Scotland 44-38 Samoa: Gregor Townsend says work to do for Scotland
Scotland coach Gregor Townsend says his side have much to work on in attack and defence before the match with New Zealand after the 44-38 win over Samoa.
Townsend's side conceded four second-half tries at Murrayfield as the visitors threatened to cause an upset in Scotland's first autumn Test.
Scotland face world champions New Zealand in Edinburgh next weekend.
"We have got to make sure we don't give up possession in our half as cheaply and defend much better," he said.
"Credit to Samoa, they played really good rugby. The first 15 minutes, they kept a lot of ball, they attacked either through the forwards or out wide, and when we gave them opportunities off our restart or errors within our half, they made the most of them.
"They took their chances and their forwards were strong carriers.
"We know how great a side [the All Blacks] are in attack and defence, so this first game is history now, we can move on to things we need to be better at next week to play at our best against the All Blacks."
Scotland led 32-10 after Stuart McInally's second try seven minutes after half-time, and although Alex Dunbar and Peter Horne also crossed for the hosts, scores from Piula Faasalele, Tim Nanai-Williams, Kieron Fonotia and Ofisa Treviranus kept Samoa firmly in the contest.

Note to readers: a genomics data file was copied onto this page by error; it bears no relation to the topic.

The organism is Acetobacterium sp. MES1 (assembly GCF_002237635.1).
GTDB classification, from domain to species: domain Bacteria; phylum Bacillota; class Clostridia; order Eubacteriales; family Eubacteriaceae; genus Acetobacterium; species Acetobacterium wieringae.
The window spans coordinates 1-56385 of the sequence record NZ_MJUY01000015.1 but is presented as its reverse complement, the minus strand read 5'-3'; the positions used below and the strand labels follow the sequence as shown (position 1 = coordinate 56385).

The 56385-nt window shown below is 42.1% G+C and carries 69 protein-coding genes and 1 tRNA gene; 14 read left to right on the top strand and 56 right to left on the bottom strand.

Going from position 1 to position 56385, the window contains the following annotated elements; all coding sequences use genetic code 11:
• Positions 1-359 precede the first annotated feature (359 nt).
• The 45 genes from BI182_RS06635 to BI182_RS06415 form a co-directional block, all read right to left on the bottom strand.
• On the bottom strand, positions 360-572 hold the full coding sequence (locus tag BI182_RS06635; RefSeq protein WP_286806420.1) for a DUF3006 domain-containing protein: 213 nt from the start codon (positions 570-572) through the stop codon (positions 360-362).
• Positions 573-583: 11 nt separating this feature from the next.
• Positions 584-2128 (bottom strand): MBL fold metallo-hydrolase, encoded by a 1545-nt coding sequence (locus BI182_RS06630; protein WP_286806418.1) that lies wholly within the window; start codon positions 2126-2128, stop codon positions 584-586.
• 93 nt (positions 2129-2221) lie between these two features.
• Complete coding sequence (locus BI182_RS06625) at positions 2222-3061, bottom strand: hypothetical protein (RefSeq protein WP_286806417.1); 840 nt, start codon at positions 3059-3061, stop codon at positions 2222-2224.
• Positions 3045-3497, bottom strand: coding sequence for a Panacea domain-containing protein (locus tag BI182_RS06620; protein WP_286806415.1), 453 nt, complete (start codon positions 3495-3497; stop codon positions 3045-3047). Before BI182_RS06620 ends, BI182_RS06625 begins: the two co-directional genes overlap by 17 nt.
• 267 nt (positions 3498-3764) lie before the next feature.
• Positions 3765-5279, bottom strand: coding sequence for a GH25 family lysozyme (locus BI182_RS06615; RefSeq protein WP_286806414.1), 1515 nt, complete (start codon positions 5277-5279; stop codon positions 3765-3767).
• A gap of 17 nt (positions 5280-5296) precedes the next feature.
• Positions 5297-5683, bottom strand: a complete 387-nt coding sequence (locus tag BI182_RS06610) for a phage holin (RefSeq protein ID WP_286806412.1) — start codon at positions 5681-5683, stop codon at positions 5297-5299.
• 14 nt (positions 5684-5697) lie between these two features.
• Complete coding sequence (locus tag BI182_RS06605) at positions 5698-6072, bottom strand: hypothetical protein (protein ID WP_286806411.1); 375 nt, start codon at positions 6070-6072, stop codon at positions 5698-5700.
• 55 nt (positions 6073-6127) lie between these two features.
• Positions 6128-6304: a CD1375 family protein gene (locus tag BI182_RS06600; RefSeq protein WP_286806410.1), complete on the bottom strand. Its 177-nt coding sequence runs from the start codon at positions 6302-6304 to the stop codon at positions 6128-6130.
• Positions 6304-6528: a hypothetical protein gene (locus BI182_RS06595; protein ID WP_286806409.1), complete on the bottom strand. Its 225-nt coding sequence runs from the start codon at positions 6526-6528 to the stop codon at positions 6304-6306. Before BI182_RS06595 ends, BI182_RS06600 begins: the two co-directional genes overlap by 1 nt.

Scotland's failure to secure and control possession from the visitors' restarts led to two of those four concessions, and Townsend says he will examine how the side sets up for kick-offs in training.
"[The restart] is an aspect of the game, it's the third set-piece, so you've got to make sure you practice it," he told BBC Scotland.
"Today it cost us, but another day it might be line-out or scrums. It's always something you look at.
"We'll have a look at our set-up and what we could do differently and make sure the players practice their roles of communication in getting up for the ball in the air."
In his fourth international start, Edinburgh hooker McInally twice burrowed over from the back of powerful Scottish mauls, which was a potent weapon the Scots wielded effectively.
"That was a strength of our game," Townsend added. "We did well in the summer off our maul too, especially against Fiji, so credit goes to the forward pack and [forwards coach] Dan McFarland.
"It does need a lot of work from the forwards and someone at the back to make sure the timing's right to score the tries.
"Stuart did very well outside of that aspect of the game - he carried strongly and his set-piece was a real positive too.
"It's great to see him playing really well for Edinburgh and taking that form into Scotland."